Dictionary: JUJ – JZ


• JU-JU
n. 1. 1894 – (as ‘juju’) an object of any kind superstitiously venerated by West African native peoples, and used as a charm, amulet, or means of protection; also, the supernatural or magical power attributed to such objects
n. 1940 sl. – a marijuana cigarette  
 
• JUKE
n. 1. 1935 sl., orig. US – a brothel
n. 2. 1935 sl., orig. US – an establishment providing food and drink and music for dancing
vb. 1933 sl., orig. US – to dance, esp. at a juke-joint or to the music of a juke-box
 
• JUKE-HOUSE
n. 1. 1935 sl., orig. US – a brothel
n. 2. 1935 sl., orig. US – an establishment providing food and drink and music for dancing
 
• JUKE-JOINT
n. 1. 1935 sl., orig. US – a brothel  
n. 2. 1935 sl., orig. US – an establishment providing food and drink and music for dancing
 
• JULEP
n. a1640 – something to cool or assuage the heat of passion, etc.
 
• JULLY
vb. 1862 Eng. dial. – to make jealous  
 
• JUMART
n. 1690 – a hybrid animal, erroneously believed to be the offspring of a bull and a mare or she-ass, or of a horse or ass and a cow
 
• JUMBIE
n. 1764 chiefly Caribbean usage – the ghost or spirit of a dead person, esp. a malevolent one
 
• JUMBIE BIRD
n. 1827 Guyana, Trinidad, & Tobago – a bird of ill omen, esp. an owl
 
JUMBLE
n. 1. 1674 colloq. – a ride in a carriage, with reference to the shaking experienced
n. 2. 1957 African-American sl. – a White person
vb. 1. 1530 obs. – to make a confused or rumbling noise; to play discordantly or noisily on an instrument, to strum
vb. 2. 1582 obs. – to have carnal intercourse
vb. 3. 1668 – to confuse, to bewilder, to muddle; to put into mental confusion
vb. 4. 1748 – to travel with shaking or jolting
 
• JUMBLE-GUT-LANE
n. 1690 sl. obs. – any very bad or rough road  
 
JUMBLER
n. 1618 rare – a strumpet
 
• JUMBLE-SHOP
n. 1893 – a shop where very miscellaneous goods are sold
 
• JUMBLE UP
vb. Bk1903 sl. – to possess carnally
 
• JUMBLONEY
n. 1984 Amer. dial. – an inept, stupid or inexperienced person; a guy or fellow  
 
• JUMBLY
adj. 1. 1864 – confused, chaotic, in a jumble
adj. 2. a1800 Sc. – turbid, ‘drumly’
 
• JUMBO
n. 1. 1823 – a big clumsy person, animal, or thing
n. 2. 1882 – a trade name of a shade of grey, like that of an elephant
n. 3. Bk1942 Amer. sl. – a nickname for a fat person  
n. 4. Bk1942 Amer. sl. – Texas
 
• JUMBOBURGER
n. 1959 US – a large hamburger
 
• JUMBO STATE
n. Bk1942 Amer. sl. – Texas  
 
• JUMBUCK
n. 1824 Aust. sl., orig. Aust. pidgin – a sheep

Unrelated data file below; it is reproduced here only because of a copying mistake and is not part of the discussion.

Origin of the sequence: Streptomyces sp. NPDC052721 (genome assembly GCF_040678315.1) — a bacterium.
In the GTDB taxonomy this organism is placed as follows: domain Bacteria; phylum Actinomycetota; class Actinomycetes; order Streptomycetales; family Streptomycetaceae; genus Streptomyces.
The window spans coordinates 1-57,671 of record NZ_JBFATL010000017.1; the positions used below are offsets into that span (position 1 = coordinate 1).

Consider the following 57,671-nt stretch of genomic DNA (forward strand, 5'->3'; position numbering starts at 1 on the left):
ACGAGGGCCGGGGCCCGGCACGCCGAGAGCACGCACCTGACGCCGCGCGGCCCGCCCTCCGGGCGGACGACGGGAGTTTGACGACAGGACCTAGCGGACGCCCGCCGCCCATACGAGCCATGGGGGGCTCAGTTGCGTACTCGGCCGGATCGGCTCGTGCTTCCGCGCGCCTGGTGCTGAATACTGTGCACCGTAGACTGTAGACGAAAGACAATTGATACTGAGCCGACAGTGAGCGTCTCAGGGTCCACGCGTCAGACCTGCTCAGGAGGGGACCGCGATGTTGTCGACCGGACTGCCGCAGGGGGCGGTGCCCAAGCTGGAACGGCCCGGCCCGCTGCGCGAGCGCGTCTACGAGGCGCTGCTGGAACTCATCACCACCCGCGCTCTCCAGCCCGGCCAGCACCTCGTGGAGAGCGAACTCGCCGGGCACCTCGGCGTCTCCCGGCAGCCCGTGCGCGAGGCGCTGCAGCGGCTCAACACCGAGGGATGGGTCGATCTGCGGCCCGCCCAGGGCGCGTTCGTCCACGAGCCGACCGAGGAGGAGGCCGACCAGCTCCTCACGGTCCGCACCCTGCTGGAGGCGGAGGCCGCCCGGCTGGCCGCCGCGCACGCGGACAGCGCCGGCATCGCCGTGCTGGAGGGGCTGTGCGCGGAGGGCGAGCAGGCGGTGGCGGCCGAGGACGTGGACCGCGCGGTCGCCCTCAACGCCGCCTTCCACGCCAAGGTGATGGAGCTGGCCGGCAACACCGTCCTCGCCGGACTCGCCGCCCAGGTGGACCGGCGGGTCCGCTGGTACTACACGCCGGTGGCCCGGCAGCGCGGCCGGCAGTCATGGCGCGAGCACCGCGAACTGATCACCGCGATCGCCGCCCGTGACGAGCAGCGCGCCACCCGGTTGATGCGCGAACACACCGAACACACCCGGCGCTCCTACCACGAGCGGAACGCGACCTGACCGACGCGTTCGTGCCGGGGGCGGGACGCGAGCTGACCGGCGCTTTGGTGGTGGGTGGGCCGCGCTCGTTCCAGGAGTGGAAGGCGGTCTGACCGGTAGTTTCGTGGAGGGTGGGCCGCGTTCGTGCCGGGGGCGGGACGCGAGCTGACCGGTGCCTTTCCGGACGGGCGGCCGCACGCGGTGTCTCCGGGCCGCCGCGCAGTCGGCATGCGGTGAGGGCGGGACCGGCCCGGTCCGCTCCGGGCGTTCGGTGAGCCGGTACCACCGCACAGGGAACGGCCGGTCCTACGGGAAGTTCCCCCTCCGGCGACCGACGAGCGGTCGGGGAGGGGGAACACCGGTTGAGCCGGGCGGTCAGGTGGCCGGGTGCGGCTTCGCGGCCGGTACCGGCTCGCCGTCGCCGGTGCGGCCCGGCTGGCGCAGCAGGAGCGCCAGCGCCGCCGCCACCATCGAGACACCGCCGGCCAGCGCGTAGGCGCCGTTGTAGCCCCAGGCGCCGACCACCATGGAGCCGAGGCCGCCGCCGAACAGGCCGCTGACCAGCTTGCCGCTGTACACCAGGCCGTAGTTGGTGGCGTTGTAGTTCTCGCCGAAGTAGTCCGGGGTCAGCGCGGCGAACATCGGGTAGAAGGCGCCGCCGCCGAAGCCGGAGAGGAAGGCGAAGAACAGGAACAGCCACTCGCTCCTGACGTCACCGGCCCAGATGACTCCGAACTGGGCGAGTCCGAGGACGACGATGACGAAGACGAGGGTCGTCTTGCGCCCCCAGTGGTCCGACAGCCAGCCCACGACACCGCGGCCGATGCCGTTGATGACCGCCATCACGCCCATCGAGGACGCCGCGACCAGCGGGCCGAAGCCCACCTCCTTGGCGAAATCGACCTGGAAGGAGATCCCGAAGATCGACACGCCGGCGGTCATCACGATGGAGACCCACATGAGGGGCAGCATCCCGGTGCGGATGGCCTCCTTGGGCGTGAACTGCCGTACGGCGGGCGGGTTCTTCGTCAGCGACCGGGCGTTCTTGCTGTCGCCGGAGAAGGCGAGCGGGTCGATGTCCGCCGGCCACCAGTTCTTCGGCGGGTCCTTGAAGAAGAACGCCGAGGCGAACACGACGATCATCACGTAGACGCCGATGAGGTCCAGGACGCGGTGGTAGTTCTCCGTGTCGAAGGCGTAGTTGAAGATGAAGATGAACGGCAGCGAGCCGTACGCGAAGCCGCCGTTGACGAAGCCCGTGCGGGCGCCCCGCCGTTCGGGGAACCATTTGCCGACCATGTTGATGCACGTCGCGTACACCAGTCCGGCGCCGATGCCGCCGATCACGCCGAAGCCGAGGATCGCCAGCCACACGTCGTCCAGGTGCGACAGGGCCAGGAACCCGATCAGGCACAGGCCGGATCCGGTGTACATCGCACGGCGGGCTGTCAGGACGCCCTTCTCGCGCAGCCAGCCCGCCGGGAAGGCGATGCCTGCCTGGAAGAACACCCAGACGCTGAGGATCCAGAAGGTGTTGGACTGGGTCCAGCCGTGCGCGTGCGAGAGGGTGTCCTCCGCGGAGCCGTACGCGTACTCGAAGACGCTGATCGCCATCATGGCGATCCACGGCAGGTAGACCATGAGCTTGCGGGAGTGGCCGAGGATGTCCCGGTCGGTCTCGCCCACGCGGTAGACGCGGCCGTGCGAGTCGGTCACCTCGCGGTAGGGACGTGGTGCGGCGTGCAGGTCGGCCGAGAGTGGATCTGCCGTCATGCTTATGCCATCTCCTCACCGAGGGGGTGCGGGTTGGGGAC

• JUMELLE
adj. c1475 obs. – twinned or paired; made or shaped in couples or pairs, double
 
• JUMELLES
n. 1865 – a pair of opera-glasses
 
• JUMENT
n. 1382 obs. – a beast of burden; also, a beast in general
 
• JUMENTARIOUS
adj. 1656 obs. rare – pert. to juments (beasts of burden)
 
• JUMENTOUS
adj. 1846 – of urine: strong-smelling, high-coloured, and turbid, resembling that of a horse
 
• JUMM
vb. Bk1903 sl. – to possess carnally
 
• JUMMIX
n. Bk1942 Amer. sl. – a jumble, mix; disorder  
 
• JUMP
adj. 1581 obs. – coinciding, exactly agreeing; exact, precise
adv. 1539 obs. – with exact coincidence or agreement; exactly, precisely
n. 1. 1598 obs. – the decisive moment of plunging into action of doubtful issue; dangerous critical moment, critical point, crisis
n. 2. 1600 obs. – venture, hazard, risk
n. 3. Bk1892 Aust. sl. – a window
n. 4. 1923 sl., orig. US – a journey, a trip
n. 5. 1934 sl. – an act of sexual intercourse  
n. 6. 1937 orig. US – jazz music with a strong beat; a jazz tune with a strong rhythm
n. 7. Bk1942 Amer. sl. – a hasty or unceremonious departure
vb. 1. 1589 obs. – to agree upon a marriage, a match
vb. 2. 1859 sl. – to rob or take unlawful possession of any empty house
vb. 3. 1870 – to cook in a frying pan, shaking up from time to time
vb. 4. Bk1892 Aust. sl. – to cheat, to steal
vb. 5. Bk1892 Aust. sl. – to copulate  
vb. 6. World War I Amer. sl. – to admonish
vb. 7. c1938 sl., orig. US – to be full of liveliness and excitement 
 
• JUMP AWRY
vb. 1762 – to disagree
 
• JUMP DOWN SOMEONE’S THROAT
vb. 1879 sl. – to reprimand  
 
• JUMP AT
vb. Bk1942 Amer. sl. – to guess  
 
• JUMPED-UP
adj. 1835 Brit. sl. – self-important, conceited  
 
• JUMPER
n. 1. 1900 Brit. sl. – a ticket-inspector on a bus, tram, etc.  
n. 2. 1903 US sl. – a fraudulently plural voter
n. 3. Bk1903 sl. – tenpence
n. 4. a1904 US – one who quits a job
n. 5. 1906 Irish English – a convert from Roman Catholicism to Protestantism
vb. c1374 obs. – to introduce discordantly or incongruously; to jumble together
 
• JUMPERY
n. 1882 humorous usage – a dance
 
• JUMPING BLUE BLAZES!
int. 1939 Amer. dial. – an expletive  
 
• JUMPING JEEHU!
int. 1859 Amer. dial. – an exclamation  
 
• JUMPING JEEPERS!
int. 1950 Amer. dial. – a mild oath  
 
• JUMPING JEHOSAPHAT!
int. 1950 Amer. dial. – an exclamation or mild oath  
 
• JUMPING JEHOSHAPHAT!
int. 1950 Amer. dial. – an exclamation or mild oath
 
• JUMPING JOCKEY
n. 1947 – a jockey who rides in steeplechases